But while we were there…well, the stuff just kept on coming.  Prior to the event, I had fretted because my email entreaties to bring donations for the auction and raffle went largely unanswered, but apparently not unheeded.  The knocks on our hotel room door started as we were unpacking our own suitcases, and the donors came indeed, bearing gifts of cardboard boxes filled to the brim.  By Wednesday evening we could have built a cardboard city, although a bonfire might have been more appropriate.  There were treasures there which were hard to resist—an 1883 edition of William Scrope’s Deerstalking in the Scottish Highlands—clearly a necessary reference book for my life in Southern California, and a handmade deerhound topped casserole dish, oven safe and dishwasher proof, for my imaginary culinary creations.  Some of the items were brand new—a brocade collar fit for the Royal Dog of Scotland, and some were a little more than gently used, with a fluffy patina of dog hair and dust.   We slowly worked our way to the bottom of each box, sorting as we went, until we got to the last one, where I found two old picture frames, face down, and picked them up.

The dog in the picture looks at me, head slightly cocked, ears askew.  His eyes are brown, and questioning. His coat is clean, and not matted, and his head is covered in the soft hair called for by our standard.  He is in a cheap frame, as is his companion, in a matching frame.  Why are they here, buried in the bottom of a cardboard box? I imagine they are dead, and that the photographs are now too painful to look at because they remind the owner of times past, happier times, and I burst into tears.  I hope that I am wrong, that the person who brought these to my room in a cardboard box was just tidying up—that he or she had scanned the photos into his computer as “wallpaper” and had no need for the actual photographs anymore.  But that is not what those pictures said to me.  I put them back in the box.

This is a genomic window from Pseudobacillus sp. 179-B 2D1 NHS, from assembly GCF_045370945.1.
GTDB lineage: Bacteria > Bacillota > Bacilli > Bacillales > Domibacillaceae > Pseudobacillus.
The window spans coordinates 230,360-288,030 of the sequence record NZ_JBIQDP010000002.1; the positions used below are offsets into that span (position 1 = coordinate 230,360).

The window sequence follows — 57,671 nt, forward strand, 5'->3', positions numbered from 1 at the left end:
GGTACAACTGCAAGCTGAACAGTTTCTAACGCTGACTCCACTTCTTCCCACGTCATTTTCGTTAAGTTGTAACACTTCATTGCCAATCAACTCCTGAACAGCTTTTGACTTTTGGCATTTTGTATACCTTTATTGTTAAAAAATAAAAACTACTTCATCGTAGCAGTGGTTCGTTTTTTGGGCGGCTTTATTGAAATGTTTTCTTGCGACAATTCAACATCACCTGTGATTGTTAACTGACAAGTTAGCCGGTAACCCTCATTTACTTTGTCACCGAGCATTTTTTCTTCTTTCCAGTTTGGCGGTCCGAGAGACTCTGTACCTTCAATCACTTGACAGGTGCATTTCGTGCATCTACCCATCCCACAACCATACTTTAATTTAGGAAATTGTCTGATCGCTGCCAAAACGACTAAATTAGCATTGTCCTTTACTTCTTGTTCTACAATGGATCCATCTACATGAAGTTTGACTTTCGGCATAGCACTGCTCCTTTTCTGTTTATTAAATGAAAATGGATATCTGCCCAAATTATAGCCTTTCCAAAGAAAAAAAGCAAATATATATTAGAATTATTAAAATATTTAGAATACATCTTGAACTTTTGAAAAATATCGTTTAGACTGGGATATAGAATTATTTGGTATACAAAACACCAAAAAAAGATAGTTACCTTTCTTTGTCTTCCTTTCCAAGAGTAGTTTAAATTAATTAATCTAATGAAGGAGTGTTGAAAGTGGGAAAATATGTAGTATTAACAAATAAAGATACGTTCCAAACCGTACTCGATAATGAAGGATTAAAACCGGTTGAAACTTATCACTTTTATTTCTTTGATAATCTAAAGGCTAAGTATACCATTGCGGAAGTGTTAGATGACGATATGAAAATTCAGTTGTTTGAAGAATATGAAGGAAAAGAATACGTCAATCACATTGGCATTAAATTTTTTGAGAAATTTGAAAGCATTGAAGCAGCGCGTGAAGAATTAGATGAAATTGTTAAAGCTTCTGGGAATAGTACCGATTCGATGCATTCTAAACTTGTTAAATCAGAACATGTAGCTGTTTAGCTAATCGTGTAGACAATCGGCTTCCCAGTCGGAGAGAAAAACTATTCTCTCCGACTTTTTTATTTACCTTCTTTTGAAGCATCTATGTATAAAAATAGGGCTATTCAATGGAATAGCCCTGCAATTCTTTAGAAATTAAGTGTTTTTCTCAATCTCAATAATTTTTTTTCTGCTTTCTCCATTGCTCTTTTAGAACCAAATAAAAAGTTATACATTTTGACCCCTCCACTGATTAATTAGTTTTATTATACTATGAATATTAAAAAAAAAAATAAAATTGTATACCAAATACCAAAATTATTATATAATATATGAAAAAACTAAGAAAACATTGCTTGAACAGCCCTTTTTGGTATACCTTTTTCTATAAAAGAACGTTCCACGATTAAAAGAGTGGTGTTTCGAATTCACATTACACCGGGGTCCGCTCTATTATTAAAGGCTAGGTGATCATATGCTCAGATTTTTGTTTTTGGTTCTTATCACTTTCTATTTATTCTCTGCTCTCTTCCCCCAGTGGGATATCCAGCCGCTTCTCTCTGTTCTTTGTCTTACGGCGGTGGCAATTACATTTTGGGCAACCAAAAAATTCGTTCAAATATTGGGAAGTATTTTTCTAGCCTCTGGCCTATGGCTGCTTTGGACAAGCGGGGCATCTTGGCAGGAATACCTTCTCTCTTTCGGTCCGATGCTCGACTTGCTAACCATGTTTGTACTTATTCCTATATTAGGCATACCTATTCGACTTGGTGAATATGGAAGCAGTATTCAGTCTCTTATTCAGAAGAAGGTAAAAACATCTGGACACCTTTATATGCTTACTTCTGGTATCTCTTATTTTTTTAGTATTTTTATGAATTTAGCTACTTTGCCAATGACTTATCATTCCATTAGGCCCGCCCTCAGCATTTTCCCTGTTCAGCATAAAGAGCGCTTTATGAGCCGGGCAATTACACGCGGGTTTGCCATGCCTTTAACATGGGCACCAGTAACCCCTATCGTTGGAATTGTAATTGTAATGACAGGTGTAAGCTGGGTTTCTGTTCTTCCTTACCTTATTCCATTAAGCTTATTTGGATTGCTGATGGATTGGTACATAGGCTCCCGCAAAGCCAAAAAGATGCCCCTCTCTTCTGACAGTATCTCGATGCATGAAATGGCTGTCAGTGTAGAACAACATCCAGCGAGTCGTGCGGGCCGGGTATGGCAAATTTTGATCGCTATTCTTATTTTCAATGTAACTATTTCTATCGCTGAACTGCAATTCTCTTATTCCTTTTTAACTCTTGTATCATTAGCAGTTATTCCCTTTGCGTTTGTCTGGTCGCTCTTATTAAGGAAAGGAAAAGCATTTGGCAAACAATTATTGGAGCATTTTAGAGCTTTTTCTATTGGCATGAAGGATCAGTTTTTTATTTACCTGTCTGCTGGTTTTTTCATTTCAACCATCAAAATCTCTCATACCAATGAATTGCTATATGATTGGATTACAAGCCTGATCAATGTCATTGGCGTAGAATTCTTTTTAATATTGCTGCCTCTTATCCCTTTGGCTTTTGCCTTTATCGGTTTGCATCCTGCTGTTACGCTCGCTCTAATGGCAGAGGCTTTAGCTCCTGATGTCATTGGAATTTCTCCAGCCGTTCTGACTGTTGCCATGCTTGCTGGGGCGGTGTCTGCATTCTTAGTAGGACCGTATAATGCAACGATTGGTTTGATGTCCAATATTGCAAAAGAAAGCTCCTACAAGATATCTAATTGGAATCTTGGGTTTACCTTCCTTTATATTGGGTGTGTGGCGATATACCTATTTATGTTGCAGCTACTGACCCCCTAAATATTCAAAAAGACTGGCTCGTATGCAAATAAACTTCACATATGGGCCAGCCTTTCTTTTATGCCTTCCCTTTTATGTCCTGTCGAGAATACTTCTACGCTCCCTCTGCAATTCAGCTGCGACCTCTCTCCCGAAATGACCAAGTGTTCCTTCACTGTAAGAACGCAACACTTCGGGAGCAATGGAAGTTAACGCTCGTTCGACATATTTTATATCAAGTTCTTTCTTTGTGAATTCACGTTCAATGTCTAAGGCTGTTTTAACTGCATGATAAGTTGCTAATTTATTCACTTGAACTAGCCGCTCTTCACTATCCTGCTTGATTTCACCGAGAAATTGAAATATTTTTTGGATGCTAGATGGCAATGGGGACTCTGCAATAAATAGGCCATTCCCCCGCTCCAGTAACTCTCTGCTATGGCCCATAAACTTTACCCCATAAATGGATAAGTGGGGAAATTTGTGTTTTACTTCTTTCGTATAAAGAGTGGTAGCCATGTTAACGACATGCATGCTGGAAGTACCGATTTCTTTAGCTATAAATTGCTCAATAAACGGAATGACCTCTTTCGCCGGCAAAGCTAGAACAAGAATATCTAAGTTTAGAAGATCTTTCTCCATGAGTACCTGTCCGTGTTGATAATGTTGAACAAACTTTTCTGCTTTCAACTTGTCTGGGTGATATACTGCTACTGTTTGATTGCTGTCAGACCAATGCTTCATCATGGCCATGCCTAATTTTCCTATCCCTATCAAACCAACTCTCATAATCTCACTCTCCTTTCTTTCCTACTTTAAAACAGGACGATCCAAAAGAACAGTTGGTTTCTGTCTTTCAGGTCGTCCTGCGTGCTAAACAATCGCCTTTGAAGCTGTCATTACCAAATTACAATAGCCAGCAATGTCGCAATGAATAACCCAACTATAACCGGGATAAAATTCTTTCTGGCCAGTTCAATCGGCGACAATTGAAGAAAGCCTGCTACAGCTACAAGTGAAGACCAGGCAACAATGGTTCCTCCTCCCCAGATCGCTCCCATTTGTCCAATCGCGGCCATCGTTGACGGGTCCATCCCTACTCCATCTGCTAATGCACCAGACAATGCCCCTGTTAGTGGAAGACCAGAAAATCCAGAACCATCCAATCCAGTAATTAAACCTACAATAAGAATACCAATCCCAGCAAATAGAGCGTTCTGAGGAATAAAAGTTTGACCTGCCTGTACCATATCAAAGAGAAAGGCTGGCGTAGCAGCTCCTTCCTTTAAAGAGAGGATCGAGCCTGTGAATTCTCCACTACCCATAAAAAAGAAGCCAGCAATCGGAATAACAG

Bring me your old leashes, your dirty collars, your worn T shirts and sweatshirts.  We will recycle them for the next generation to carry on the “long grey line.” Bring me your antique bronzes lovingly crafted by the Animaliers of France and England in the 19th century, and your tales of stalking the red stag over the heather and the drink of Scotch from the quaich at the end of the hunt.  Bring me your handcrafted jewelry adorned with Celtic knots of silver and gold, and your art work and your crafts.  But please, don’t bring me pictures of your own dogs, buried and perhaps painfully remembered, perhaps forgotten.  Keep them, and the memories you have of them running through the fields, healthy and young again.

We turned in the SUV at the Portland airport, and flew home.  The auction was a huge success, and we came home to our families and dogs—the only things that really truly matter.

Be Prepared

My friend Rachel and I have done a fair amount of traveling together over the last ten years.  Mostly we’ve gone to dog shows, with occasional side trips thrown in.  We like a lot of the same things—deerhounds, horses, art, jewelry, and husbands who stay home with the animals while we jaunt around the country. Rachel had a military career before settling down in Sierra Vista, AZ, and I know it drives her crazy that I am ALWAYS late because she’s always buttoned up early and squared away.  She has a big cargo van, which is even more spacious than my Ford passenger van, so occasionally she helps me out when I need to transport things. In exchange for putting up with my tardiness, Rachel gets to observe my idiosyncrasies and provide our other friends with endless entertainment by telling stories about me.

In August Rachel agreed to meet me in Colorado at my parent’s condominium there, which had just been sold, to help me transport my father’s artwork and my mother’s “collectibles” (yes, Mom loved tschotkes too!) back to San Diego.  Our mission was to sort through twenty years of belongings in twenty four hours from Friday evening to Saturday night, then hightail it back home 976 miles on Sunday morning to be back at work by Monday.  It was a tall order, but we managed.  Most of the furniture was to remain behind to be picked up and donated to Habitat for Humanity, including an almost new and very large television set.  Rachel’s tv at home had just gone on the blink, so I offered her the behemoth in the living room.  She said, “Let’s see how much room we have in the van.”  I said, “Let’s put it in soon, then.”  She said, “I don’t think we’ll be able to get it down the stairs—it’s heavy!” When all was said and done and oil paintings and antiques were sandwiched safely between multiple dog beds, space was at a premium and the television stayed in the living room.